Health IT Executives Unenthused About Patient Portals, Study Finds
October 30, 2014 in News
Health IT executives are unenthusiastic about their organizations’ patient portals, according to a study by HIMSS Analytics, Clinical Innovation Technology reports (Pedulli, Clinical Innovation Technology, 10/28).
HIMSS Analytics is the research arm of the Healthcare Information and Management Systems Society.
Details of Study
The study is based on responses from 125 health IT executives, as well as information from the HIMSS Analytics database.
Researchers examined providers’ experiences with patient engagement criteria under Stage 2 of the meaningful use program (Slabodkin, Health Data Management, 10/29).
Under the 2009 economic stimulus package, providers who demonstrate meaningful use of certified EHRs can qualify for Medicaid and Medicare incentive payments.
The study found that while patient portal adoption is increasing, health IT executives are still unsure of the benefits of such technology (Perna, Healthcare Informatics, 10/28).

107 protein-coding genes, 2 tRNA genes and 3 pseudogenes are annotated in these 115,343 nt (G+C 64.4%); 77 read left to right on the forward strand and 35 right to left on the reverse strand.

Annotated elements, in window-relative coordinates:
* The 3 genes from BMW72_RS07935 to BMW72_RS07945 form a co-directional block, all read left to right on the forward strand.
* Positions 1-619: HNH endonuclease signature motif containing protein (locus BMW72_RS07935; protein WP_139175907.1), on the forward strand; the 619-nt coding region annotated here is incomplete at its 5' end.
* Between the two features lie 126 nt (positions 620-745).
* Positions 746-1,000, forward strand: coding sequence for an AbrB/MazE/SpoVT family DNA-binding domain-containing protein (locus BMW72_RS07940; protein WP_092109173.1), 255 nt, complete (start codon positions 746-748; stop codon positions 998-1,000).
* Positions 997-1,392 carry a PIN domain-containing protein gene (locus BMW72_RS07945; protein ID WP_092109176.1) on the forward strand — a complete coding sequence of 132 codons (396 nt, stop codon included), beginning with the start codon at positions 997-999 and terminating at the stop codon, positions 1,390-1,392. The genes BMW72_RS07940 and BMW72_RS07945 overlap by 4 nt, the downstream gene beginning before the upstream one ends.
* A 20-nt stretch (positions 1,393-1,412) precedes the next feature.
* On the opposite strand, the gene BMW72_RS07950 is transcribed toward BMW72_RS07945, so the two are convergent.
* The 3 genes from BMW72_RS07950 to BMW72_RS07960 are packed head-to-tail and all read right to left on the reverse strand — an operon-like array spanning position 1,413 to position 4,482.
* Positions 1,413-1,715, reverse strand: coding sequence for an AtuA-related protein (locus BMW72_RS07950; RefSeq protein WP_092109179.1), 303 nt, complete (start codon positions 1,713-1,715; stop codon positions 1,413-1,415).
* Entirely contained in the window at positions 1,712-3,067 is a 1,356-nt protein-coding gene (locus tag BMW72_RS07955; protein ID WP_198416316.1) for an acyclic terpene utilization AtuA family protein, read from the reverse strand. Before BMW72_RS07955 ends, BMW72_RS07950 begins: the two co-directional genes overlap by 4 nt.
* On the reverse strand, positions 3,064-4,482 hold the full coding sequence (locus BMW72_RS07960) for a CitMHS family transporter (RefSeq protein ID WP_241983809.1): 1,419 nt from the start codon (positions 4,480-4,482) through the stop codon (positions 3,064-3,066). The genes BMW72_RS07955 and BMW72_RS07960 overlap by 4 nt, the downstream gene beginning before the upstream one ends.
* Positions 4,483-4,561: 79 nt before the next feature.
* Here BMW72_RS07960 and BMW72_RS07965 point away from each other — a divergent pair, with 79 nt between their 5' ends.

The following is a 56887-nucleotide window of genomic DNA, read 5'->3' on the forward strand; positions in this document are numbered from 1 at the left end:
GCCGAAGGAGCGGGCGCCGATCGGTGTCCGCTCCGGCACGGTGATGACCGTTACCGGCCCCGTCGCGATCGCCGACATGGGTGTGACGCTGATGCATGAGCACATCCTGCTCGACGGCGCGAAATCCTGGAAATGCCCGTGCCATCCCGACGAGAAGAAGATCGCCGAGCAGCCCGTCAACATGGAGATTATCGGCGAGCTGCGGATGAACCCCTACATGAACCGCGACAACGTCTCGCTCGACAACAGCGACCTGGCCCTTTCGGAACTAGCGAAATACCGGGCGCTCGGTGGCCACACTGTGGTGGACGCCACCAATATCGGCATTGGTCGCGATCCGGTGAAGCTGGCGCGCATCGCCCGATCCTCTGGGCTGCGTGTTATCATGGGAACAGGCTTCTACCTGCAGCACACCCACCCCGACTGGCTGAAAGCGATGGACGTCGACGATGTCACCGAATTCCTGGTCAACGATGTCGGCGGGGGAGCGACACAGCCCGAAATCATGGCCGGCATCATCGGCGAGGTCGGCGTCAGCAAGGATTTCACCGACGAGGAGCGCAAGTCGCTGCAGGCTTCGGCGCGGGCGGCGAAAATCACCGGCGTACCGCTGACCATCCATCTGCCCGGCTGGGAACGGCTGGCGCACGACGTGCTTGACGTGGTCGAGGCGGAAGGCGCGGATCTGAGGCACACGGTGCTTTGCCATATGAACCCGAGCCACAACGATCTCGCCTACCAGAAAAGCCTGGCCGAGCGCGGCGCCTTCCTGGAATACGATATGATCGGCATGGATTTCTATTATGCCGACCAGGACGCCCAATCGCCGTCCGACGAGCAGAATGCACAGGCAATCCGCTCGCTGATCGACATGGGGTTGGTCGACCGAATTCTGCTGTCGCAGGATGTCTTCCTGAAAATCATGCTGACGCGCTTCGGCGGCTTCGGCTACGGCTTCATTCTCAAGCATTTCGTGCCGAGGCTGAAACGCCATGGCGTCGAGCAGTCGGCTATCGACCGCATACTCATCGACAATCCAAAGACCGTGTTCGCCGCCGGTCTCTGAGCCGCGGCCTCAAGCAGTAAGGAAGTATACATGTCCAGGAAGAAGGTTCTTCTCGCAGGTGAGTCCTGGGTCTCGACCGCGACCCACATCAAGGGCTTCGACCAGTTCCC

That attitude can be attributed in part to cultural issues within organizations that pose challenges to patient engagement initiatives, which is “disconcerting given the fact many hospitals lean on IT leaders to drive the organization’s patient engagement efforts,” according to the report.
The study also found that:
- 65.8% of hospitals have a patient portal for paying medical bills;
- 23.2% provided patients with access to diagnostic results through the portals; and
- 22.5% allowed access to personal health records through patient portals (Health Data Management, 10/29).
The patient portals often are supplied by the electronic health record vendor that an organization uses, according to the study (Clinical Innovation Technology, 10/28).
However, while HIMSS Analytics found room for improvement among patient portals, “health care organizations are positively leaning towards implementing patient engagement efforts,” according to the study (Health Data Management, 10/29).